You own an illiquid asset (land, buildings, etc) and you’d like to sell; but, you don’t want to get hammered with capital gains taxes (now at 20% in 2013). That’s a situation many people find themselves in.
One solution worth discussing with your CFP® professional and an estate planning attorney is a charitable remainder trust (CRT).
Here’s the short version: You can gift the property into the trust. This lets you sell the building without paying taxes on the increased value and invest the sale money – all of it – into passive investments (stocks, bonds, mutual funds, ETFs, etc.), and take a large charitable deduction in the process, because the assets will ultimately go to charity; but, in the meantime, you can increase your cashflow.
Not bad: You’ve achieved a huge charitable deduction, sold your property and avoided taxes, increased your cash flow, and helped a charity!
But, what if you the money to go to your children? Simple: Use the money you saved on the taxes to purchase a life insurance policy. It wouldn’t be surprising to find that the amount they receive from the life insurance would be greater than the value of the property… and they’ll likely receive those proceeds tax-free!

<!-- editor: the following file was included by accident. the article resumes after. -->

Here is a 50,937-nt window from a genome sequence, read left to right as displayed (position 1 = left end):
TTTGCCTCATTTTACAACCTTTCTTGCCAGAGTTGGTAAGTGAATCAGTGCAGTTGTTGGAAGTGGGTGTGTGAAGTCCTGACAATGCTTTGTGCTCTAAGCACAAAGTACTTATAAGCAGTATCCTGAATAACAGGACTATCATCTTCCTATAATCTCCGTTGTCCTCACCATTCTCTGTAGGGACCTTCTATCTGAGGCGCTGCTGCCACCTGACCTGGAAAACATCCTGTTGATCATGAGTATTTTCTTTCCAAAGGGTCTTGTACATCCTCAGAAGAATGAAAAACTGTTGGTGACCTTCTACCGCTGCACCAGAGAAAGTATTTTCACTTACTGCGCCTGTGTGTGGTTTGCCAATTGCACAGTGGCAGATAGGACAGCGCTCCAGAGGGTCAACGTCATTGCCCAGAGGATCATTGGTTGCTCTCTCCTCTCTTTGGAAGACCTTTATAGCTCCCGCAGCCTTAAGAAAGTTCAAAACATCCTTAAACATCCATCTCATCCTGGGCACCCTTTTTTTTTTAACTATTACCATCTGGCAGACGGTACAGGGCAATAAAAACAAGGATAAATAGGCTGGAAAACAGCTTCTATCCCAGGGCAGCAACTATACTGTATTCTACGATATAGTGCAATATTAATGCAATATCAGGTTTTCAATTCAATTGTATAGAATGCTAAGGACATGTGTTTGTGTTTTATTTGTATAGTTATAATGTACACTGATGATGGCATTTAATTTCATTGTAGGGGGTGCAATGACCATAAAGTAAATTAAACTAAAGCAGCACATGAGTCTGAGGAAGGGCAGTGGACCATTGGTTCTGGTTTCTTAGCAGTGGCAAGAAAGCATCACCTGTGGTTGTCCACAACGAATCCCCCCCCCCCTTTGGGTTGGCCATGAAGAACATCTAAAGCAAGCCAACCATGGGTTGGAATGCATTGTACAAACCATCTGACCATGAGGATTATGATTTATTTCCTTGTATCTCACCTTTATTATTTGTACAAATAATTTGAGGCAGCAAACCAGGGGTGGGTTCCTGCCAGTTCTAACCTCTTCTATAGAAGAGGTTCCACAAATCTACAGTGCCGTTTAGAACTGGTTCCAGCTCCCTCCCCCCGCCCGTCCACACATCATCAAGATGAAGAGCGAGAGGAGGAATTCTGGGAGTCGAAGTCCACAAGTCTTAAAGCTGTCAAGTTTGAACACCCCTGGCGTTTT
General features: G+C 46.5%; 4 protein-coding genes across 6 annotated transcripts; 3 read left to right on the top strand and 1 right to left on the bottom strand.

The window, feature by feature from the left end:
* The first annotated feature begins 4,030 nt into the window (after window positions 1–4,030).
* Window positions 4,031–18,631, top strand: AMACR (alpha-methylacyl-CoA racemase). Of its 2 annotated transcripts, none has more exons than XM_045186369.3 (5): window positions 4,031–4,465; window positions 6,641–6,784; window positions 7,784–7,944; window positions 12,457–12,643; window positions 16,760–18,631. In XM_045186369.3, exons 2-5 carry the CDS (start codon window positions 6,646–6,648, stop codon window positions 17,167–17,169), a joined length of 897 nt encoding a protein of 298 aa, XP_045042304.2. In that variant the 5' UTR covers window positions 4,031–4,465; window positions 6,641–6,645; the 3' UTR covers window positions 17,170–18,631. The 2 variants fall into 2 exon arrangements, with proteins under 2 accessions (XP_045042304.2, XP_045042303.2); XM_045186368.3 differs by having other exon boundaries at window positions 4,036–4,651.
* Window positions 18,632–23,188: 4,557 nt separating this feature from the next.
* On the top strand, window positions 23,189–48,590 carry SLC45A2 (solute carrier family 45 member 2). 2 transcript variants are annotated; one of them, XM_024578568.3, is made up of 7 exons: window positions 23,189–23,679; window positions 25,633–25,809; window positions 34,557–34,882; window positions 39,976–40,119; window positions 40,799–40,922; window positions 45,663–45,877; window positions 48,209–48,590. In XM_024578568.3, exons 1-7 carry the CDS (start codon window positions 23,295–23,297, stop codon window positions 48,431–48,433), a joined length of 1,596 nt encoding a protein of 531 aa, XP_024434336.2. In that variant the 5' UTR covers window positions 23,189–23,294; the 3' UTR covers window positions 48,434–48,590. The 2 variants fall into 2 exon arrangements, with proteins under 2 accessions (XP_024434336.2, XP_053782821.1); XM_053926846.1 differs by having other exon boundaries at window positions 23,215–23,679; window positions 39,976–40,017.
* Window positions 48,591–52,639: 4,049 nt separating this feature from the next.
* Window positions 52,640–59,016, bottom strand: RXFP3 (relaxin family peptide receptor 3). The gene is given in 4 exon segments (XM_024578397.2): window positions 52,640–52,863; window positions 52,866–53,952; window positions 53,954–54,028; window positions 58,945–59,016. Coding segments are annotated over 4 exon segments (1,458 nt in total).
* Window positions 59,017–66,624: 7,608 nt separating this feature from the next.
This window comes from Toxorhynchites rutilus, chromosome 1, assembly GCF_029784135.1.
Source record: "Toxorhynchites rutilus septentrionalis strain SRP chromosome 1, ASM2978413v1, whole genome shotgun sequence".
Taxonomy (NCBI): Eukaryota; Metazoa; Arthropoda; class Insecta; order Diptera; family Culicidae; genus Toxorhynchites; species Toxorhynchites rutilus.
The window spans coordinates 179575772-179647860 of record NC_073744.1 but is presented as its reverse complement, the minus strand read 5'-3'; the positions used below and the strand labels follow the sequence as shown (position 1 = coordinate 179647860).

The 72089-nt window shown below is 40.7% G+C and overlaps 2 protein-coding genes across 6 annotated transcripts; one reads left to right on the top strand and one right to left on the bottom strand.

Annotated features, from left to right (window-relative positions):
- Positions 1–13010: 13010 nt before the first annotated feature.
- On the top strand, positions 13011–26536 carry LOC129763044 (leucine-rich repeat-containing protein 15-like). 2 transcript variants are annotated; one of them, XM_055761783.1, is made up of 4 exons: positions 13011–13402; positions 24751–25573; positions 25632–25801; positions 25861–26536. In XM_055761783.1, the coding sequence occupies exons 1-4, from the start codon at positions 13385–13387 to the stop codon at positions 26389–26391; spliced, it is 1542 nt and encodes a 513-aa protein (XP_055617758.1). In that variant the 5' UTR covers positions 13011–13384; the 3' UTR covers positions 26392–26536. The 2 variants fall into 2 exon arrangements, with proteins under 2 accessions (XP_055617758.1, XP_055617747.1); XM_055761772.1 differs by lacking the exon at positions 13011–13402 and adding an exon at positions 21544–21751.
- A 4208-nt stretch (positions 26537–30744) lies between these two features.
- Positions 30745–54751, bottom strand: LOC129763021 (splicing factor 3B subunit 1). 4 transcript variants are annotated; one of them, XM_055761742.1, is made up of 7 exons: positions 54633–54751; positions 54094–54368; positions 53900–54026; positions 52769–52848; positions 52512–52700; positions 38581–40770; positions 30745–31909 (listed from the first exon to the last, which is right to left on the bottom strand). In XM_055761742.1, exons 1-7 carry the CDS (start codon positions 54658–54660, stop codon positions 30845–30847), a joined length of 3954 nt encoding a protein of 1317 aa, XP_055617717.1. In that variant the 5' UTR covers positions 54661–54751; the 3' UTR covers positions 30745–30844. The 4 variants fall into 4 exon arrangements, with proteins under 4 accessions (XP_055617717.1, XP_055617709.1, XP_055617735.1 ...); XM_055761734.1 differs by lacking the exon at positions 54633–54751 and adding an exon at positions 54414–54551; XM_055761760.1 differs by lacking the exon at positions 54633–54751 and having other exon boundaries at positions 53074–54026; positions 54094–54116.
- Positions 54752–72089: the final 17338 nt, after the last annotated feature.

As they say, don’t try this at home. Talk with your professionals about this.
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Jim Lorenzen is a CERTIFIED FINANCIAL PLANNER® professional and An Accredited Investment Fiduciary® in his 21st year of private practice as Founding Principal of The Independent Financial Group, a fee-only registered investment advisor with clients located in New York, Florida, and California. He is also licensed for insurance as an independent agent under California license 0C00742. IFG helps specializes in crafting wealth design strategies around life goals by using a proven planning process coupled with a cost-conscious objective and non-conflicted risk management philosophy.
The Independent Financial Group does not provide legal or tax advice and nothing contained herein should be construed as securities or investment advice, nor an opinion regarding the appropriateness of any investment to the individual reader. The general information provided should not be acted upon without obtaining specific legal, tax, and investment advice from an appropriate licensed professional.